Senate Majority Leader Mitch McConnell (R-KY) unveiled a scaled-back coronavirus relief package containing approximately $500 billion in federal aid focused on health care, education, and the economy (legislative text).
Leader McConnell announced he “will be moving immediately today [September 8] to set up a floor vote as soon as this week.” However, the legislation is unlikely to pass in the Senate. This effort is largely a political exercise to force Senate Democrats to vote against addition financial aid to help the country during the pandemic. In a joint statement, House Speaker Nancy Pelosi (D-CA) and Senate Democratic Leader Chuck Schumer (D-NY) criticized the bill, describing the legislation as “emaciated” and “laden with poison pills.”
As noted below, Democrats and Republicans remain at an impasse on the overall price tag of the next coronavirus relief package and far apart on various policy issues. The new GOP package does not provide additional federal aid to states and localities, or the Provider Relief Fund (PRF). Democrats want to replenish the Coronavirus Relief Fund (CRF) with $500 billion for states and $375 billion for local governments.
- May 15, 2020 – House passed the $3.4 trillion Heroes Act (H.R. 6800) along party lines (208-199) (WHG summary).
- July 27, 2020 – Senate Republicans release $1 trillion HEALS Act, a compilation of individual bills authored by Republican Committee leaders (WHG summary)
- August – House Speaker Pelosi and Senate Democratic Leader Schumer offered to “come down 1 trillion if [Republicans] come up $1 trillion” and meet around $2 trillion. Both Treasury Secretary Steven Mnuchin and Leader McConnell rejected this offer.
- September 8, 2020 – Senate Republicans unveil $500 billion “targeted COVID-19 relief.”
Below, we summarize key emergency appropriations to the Department of Health and Human Services (HHS):
- Testing, Contact Tracing, Surveillance – Provides $31 billion for the Public Health and Social Services Emergency Fund (PHSSEF), to remain available through September 30, 2024, including:
- $20 billion for the Biomedical Advanced Research and Development Authority (BARDA) for necessary expenses of manufacturing, production, and purchase of vaccines, therapeutics, diagnostics, and small molecule active pharmaceutical ingredients, as well as the potential construction or renovation of U.S.-based manufacturing facilities;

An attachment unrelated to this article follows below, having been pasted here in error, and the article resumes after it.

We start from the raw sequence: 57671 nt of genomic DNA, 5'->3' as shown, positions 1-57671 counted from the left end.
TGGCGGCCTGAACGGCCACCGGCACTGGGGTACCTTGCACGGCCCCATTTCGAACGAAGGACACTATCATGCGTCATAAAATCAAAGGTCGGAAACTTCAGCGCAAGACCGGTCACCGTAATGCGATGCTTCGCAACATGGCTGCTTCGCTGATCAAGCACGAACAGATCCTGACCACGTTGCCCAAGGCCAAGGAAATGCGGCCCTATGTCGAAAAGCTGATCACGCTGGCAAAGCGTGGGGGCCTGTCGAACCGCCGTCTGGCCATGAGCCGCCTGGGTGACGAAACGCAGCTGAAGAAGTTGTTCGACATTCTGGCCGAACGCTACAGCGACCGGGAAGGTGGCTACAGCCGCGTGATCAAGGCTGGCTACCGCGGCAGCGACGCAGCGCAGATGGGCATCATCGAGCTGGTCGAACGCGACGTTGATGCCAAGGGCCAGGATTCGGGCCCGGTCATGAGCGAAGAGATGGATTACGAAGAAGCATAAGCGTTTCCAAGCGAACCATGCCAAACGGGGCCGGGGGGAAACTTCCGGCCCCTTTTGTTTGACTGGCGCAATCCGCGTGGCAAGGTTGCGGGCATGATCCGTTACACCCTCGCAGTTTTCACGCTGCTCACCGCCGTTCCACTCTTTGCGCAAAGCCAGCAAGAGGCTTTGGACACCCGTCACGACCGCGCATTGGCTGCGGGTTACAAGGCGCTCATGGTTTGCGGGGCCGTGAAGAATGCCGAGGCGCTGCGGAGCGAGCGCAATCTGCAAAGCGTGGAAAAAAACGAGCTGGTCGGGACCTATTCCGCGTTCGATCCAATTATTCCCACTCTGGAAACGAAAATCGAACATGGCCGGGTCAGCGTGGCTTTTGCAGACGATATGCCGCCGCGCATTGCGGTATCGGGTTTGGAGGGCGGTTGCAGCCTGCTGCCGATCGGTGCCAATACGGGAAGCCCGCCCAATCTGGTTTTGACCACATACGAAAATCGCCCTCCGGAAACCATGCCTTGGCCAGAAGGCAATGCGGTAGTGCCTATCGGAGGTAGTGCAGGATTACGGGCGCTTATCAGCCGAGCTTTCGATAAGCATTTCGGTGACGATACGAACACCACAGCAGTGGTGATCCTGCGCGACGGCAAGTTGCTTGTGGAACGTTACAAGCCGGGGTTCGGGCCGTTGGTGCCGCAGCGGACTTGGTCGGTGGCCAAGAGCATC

- $6 billion for activities to plan, prepare for, promote, distribute, administer, monitor, and track coronavirus vaccines to ensure broad-based distribution, access, and vaccine coverage.
- $2 billion for the Strategic National Stockpile; and
- $2 billion – to remain available until September 30, 2022 – for grants to establish and improve state medical stockpiles.
- Vaccine, Therapeutic, and Diagnostics Development – $16 billion for the PHSSEF – to remain available until September 30, 2022 – for necessary expenses for testing, contact tracing, surveillance, containment, and mitigation to monitor and suppress COVID–19, including:
- $15 billion for states, localities, territories, tribes, tribal organizations according to the formula that applied to the Public Health Emergency Preparedness cooperative agreement in FY 2019; and
- $500 million allocated in coordination with the Indian Health Service.
- Child Care –
- Provides $5 billion to the Child Care and Development Block Grant (available through September 30, 2021) to supplement state funding for child care assistance for families with low incomes. States may use funding to support to child care providers so that they can remain open or reopen. Additionally, states may use the funds to provide child care assistance to health care workers, emergency responders, sanitation workers, and other essential workers.
- Provides $10 billion for Back to Work Child Care Grants (available through September 30, 2021), a new program that would provide grants (via states) to child care providers stay open or reopen
In addition, the legislation includes:
- $300 weekly enhanced unemployment benefits through December 27, 2020;
- $105 billion for schools and universities;
- $250 billion for the Small Business Administration’s Paycheck Protection Program (PPP), allows PPP borrowers to obtain a second round of funding, and makes several programmatic changes;
- liability protections for health care providers, businesses, and schools through at least October 1, 2024; and
- a provision converting a prior $10 billion loan (provided in the CARES Act, P.L. 116-136) to the U.S. Postal Service into a grant if certain financial conditions are met.